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The photoshop effect

Tue, 3 Dec 2013 Source: Kiara Gandhi

By Kiara Gandhi

Media: It is what rules todays’ society. It informs us about what is happening around the world in a matter of seconds. But although media makes life easier, it also has negative effects on society. Advertising in today’s media is putting pressure on teenagers to be ‘picture perfect’.

Teenage girls who struggle with body image and self-esteem are affected the most. Their struggles and insecurities with body image are brought out when they look at the perfect and flawless women in magazines, advertisements, commercials, posters and billboards.

Teenagers everywhere, will do anything and everything to become the model on the cover of the magazine. Last year in 2012, there were 130,502 plastic surgery procedures done for teenagers under the age of 18 in the USA (ASAPS). The reason for this incredible number of teenagers trying to change the way they look is because they are trying to attain the ‘perfect look’. We all wish we looked like the celebrities on the cover of magazines, with their perfect teeth and slim figures.

But what they don’t know is, what they are chasing to obtain, does not exist. A picture of the celebrity is taken and then it is sent to be photo shopped: the waist gets thinner, the neck gets longer, the blemishes disappear and the thighs get smaller in a matter of seconds. It is then put on the cover of a magazine where teenagers who put immense pressure on themselves to obtain this false appearance see it. The girls will do anything to become these models, even through starvation and purging, thus resulting in disorders such as anorexia and bulimia.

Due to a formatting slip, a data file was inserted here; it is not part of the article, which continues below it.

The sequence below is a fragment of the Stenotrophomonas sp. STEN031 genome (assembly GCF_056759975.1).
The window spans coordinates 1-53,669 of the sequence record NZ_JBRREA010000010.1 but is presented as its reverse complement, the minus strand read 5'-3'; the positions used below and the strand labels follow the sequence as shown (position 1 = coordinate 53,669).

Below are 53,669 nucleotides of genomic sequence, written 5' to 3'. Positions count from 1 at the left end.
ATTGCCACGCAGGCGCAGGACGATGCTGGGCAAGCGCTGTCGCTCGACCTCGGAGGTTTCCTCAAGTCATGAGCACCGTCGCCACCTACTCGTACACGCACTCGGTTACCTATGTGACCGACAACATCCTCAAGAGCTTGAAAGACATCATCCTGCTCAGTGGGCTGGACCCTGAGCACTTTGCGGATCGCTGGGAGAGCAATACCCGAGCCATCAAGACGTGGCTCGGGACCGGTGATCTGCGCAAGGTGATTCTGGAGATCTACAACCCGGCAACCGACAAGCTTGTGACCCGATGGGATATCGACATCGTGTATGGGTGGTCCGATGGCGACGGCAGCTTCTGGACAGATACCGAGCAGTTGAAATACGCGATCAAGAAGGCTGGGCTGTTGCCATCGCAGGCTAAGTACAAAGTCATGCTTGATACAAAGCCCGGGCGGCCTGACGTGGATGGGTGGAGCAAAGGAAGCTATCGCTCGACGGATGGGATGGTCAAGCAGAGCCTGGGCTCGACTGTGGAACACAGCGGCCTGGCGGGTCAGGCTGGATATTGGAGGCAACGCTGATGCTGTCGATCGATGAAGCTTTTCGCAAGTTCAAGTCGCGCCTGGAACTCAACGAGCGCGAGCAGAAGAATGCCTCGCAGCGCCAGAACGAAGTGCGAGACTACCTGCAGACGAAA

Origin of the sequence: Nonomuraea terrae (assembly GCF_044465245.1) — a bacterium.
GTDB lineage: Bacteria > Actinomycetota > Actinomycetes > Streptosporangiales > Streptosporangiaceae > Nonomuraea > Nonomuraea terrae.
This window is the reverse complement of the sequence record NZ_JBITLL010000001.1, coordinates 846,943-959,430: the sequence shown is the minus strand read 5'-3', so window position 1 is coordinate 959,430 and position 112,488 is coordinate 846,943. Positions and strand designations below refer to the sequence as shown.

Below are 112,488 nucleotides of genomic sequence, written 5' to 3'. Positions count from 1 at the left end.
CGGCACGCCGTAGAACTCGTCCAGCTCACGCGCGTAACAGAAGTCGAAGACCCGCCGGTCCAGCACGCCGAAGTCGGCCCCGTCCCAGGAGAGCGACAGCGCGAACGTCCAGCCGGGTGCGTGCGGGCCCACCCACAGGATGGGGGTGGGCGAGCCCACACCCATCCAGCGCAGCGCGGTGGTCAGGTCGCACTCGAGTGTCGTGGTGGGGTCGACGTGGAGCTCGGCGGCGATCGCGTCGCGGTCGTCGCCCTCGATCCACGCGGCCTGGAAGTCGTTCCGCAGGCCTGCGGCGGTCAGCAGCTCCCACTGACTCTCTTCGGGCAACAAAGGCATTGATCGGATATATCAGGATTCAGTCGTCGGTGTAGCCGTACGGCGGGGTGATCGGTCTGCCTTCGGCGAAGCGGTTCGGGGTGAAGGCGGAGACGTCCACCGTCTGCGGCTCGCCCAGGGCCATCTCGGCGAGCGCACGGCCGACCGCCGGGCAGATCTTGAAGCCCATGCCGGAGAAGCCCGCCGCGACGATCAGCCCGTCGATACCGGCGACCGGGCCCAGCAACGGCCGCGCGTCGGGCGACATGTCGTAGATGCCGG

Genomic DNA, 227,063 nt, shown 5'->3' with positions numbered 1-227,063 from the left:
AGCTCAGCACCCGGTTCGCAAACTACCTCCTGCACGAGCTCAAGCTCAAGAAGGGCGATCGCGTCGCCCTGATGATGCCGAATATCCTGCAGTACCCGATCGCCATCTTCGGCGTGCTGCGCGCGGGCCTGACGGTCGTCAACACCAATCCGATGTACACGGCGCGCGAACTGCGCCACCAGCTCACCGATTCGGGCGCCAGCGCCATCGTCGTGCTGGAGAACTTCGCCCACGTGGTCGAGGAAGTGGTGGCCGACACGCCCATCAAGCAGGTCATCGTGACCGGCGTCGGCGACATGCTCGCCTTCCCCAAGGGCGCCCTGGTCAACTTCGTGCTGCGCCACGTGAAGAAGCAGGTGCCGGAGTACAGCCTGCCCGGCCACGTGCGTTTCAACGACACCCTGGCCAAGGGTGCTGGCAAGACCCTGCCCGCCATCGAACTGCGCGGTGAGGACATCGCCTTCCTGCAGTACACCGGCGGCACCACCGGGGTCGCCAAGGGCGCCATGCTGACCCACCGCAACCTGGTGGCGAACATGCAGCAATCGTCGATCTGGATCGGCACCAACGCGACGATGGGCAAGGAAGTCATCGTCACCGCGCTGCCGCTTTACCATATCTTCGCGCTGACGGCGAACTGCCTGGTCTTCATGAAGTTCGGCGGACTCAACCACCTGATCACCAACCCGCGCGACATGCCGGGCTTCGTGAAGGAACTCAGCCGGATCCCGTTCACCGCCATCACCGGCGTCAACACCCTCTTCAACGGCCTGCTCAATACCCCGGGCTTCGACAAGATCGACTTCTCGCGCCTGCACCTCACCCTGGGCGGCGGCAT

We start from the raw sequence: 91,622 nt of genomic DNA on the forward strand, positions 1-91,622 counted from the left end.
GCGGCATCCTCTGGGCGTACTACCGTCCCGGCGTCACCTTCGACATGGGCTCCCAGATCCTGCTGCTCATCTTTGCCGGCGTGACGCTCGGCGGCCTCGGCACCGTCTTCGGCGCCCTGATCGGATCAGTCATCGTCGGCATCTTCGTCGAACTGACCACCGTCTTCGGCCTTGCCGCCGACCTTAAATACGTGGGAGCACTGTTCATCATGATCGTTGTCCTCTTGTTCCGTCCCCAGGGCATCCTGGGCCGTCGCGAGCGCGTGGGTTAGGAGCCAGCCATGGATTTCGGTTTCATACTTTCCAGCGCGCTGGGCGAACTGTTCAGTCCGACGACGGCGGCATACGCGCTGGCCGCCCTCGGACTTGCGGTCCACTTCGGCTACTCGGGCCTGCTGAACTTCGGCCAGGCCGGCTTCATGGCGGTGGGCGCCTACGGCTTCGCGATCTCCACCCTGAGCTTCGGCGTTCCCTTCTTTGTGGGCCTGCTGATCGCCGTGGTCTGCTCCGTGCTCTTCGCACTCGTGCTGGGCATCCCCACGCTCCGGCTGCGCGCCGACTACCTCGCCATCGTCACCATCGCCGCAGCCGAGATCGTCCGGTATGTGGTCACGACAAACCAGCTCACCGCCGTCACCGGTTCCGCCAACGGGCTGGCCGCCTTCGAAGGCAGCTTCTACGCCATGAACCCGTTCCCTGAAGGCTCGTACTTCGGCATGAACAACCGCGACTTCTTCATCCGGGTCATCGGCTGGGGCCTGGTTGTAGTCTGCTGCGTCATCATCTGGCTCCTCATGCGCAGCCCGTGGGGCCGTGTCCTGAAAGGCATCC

In 1998, a researcher documented the response of adolescents in rural Fiji to the introduction of western television. This new media exposure resulted in significant preoccupations related to shape and weight, purging behavior to control weight, and negative body image. This landmark study illustrated a vulnerability to the images and values imported with media. Photoshop has tricked women into believing that there is a perfect image of beauty, but this is untrue and this image of beauty is unattainable.

So how can we solve this problem? It may seem impossible, but what we have to remember, is that we have the power. We control what we buy and whom we support. The fact is that we have let these influences blind us to what we as individuals consider, beauty. It is critical in our society, especially as our dependence on media and technology grows, to not believe everything we see.

We need to take a closer look at how many of our norms are actually shaped by the media, and what we can do to reshape the ideal image of beauty for future generations to come. Don’t fall into the trap media puts out. Don’t compare yourself to someone who doesn’t exist. “If tomorrow women woke up and decided they really liked their bodies, just think how many industries will go out of business” –Dr. Gail Dines.

Columnist: Kiara Gandhi